Jean Lievens: Open Government Partnership and the Environment

Cultural Intelligence, Earth Intelligence
Jean Lievens
Jean Lievens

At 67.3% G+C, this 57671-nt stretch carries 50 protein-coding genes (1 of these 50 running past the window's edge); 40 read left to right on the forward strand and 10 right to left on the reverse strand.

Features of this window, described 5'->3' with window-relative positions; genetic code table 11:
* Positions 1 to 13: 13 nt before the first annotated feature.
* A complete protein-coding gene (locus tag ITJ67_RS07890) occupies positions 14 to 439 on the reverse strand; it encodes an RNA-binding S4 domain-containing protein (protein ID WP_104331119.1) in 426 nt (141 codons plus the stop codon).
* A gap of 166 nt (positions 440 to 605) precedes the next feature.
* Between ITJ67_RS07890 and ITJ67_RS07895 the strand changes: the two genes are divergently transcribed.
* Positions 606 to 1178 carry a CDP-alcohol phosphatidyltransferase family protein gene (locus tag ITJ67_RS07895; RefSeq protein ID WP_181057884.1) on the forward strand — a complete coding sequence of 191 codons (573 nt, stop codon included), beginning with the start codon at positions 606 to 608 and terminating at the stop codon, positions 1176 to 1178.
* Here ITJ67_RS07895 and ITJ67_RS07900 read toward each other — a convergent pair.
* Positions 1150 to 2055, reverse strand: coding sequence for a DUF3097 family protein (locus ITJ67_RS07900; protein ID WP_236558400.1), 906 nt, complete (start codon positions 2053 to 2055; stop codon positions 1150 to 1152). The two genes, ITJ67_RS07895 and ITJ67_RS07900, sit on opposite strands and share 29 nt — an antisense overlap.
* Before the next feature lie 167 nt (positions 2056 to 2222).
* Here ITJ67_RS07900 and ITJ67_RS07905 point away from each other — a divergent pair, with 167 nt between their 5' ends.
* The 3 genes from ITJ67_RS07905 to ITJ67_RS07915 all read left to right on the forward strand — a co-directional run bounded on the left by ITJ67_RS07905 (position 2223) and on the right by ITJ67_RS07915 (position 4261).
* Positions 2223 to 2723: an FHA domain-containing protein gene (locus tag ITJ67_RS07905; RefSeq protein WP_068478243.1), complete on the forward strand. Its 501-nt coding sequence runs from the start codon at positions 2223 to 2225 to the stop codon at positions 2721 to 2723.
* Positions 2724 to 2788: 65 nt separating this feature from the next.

Open Government Partnership: It’s Time for Deeper Engagement with the Environment Sector World Resources Institute This post was co-written with Consuelo Fernandez, an intern with WRI’s Access Initiative. The Open Government Partnership (OGP)—which held its most recent summit about three weeks ago—has made tremendous progress in its two years of existence. The OGP, a voluntary partnership between governments and civil society, aims to make governments more open, accountable, and responsive to citizens. Discussions at the summit made it clear that the partnership is already demonstrating impact. Sixty-two governments have now joined OGP, making 1,115 commitments to promote transparency, empower citizens, fight corruption, and harness new technologies to strengthen governance. The Summit provided a real sense that there’s a growing community who really “gets” the importance of open government to meeting development goals. Yet there was still a gap in the discourse in one particular area—the environment. Open Government and the Environment While it’s encouraging that OGP governments have made more than 1,000 commitments to transparency and accountability, as of this month, only 29 of these commitments—or 3 percent— pertained to environmental and natural resource management. We define ”environmental” commitments as those which specifically mention environmental issues or natural resource management and have a direct impact on ecosystems, land use practices, or resource extraction. The gap in environmental commitments is particularly troubling, given that climate change, air pollution, water risks, use of toxic and solid waste, extractive sectors, the growth of cities, and land use change are of fundamental importance to present and future generations. Without government transparency and accountability, development decisions can come at the expense of communities and the land, water, and resources they rely on for their livelihoods.

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